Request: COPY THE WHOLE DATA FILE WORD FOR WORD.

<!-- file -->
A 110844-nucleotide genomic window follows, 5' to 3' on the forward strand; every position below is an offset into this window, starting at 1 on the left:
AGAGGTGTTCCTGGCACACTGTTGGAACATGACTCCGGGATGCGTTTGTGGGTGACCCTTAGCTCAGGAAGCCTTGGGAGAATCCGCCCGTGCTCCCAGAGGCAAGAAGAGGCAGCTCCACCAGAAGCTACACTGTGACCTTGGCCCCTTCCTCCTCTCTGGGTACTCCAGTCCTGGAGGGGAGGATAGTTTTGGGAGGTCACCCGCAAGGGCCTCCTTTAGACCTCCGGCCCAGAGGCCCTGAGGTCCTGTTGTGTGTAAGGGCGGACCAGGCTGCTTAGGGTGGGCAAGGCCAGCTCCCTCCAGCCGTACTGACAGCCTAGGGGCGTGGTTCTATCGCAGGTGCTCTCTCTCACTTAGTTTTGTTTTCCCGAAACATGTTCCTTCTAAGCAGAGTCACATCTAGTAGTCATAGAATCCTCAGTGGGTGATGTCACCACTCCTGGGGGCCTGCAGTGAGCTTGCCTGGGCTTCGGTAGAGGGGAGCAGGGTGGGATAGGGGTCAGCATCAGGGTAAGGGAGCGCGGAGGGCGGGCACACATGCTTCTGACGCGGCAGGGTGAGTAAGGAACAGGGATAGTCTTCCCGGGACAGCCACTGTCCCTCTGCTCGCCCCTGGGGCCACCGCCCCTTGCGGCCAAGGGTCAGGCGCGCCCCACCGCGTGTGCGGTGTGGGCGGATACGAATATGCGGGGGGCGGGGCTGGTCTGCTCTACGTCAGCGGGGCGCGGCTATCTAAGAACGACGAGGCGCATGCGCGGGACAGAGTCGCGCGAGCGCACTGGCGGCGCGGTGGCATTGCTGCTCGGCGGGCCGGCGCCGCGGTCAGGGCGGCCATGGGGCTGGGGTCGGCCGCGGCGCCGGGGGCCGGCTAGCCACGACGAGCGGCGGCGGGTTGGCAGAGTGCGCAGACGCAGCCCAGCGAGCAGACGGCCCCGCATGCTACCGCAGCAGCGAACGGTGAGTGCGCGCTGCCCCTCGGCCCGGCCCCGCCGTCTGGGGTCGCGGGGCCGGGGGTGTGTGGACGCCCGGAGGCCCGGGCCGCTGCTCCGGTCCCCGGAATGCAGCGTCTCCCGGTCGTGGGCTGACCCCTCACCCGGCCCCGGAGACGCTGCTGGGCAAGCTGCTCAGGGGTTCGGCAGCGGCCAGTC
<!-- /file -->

A 110844-nucleotide genomic window follows, 5' to 3' on the forward strand; every position below is an offset into this window, starting at 1 on the left:
AGAGGTGTTCCTGGCACACTGTTGGAACATGACTCCGGGATGCGTTTGTGGGTGACCCTTAGCTCAGGAAGCCTTGGGAGAATCCGCCCGTGCTCCCAGAGGCAAGAAGAGGCAGCTCCACCAGAAGCTACACTGTGACCTTGGCCCCTTCCTCCTCTCTGGGTACTCCAGTCCTGGAGGGGAGGATAGTTTTGGGAGGTCACCCGCAAGGGCCTCCTTTAGACCTCCGGCCCAGAGGCCCTGAGGTCCTGTTGTGTGTAAGGGCGGACCAGGCTGCTTAGGGTGGGCAAGGCCAGCTCCCTCCAGCCGTACTGACAGCCTAGGGGCGTGGTTCTATCGCAGGTGCTCTCTCTCACTTAGTTTTGTTTTCCCGAAACATGTTCCTTCTAAGCAGAGTCACATCTAGTAGTCATAGAATCCTCAGTGGGTGATGTCACCACTCCTGGGGGCCTGCAGTGAGCTTGCCTGGGCTTCGGTAGAGGGGAGCAGGGTGGGATAGGGGTCAGCATCAGGGTAAGGGAGCGCGGAGGGCGGGCACACATGCTTCTGACGCGGCAGGGTGAGTAAGGAACAGGGATAGTCTTCCCGGGACAGCCACTGTCCCTCTGCTCGCCCCTGGGGCCACCGCCCCTTGCGGCCAAGGGTCAGGCGCGCCCCACCGCGTGTGCGGTGTGGGCGGATACGAATATGCGGGGGGCGGGGCTGGTCTGCTCTACGTCAGCGGGGCGCGGCTATCTAAGAACGACGAGGCGCATGCGCGGGACAGAGTCGCGCGAGCGCACTGGCGGCGCGGTGGCATTGCTGCTCGGCGGGCCGGCGCCGCGGTCAGGGCGGCCATGGGGCTGGGGTCGGCCGCGGCGCCGGGGGCCGGCTAGCCACGACGAGCGGCGGCGGGTTGGCAGAGTGCGCAGACGCAGCCCAGCGAGCAGACGGCCCCGCATGCTACCGCAGCAGCGAACGGTGAGTGCGCGCTGCCCCTCGGCCCGGCCCCGCCGTCTGGGGTCGCGGGGCCGGGGGTGTGTGGACGCCCGGAGGCCCGGGCCGCTGCTCCGGTCCCCGGAATGCAGCGTCTCCCGGTCGTGGGCTGACCCCTCACCCGGCCCCGGAGACGCTGCTGGGCAAGCTGCTCAGGGGTTCGGCAGCGGCCAGTC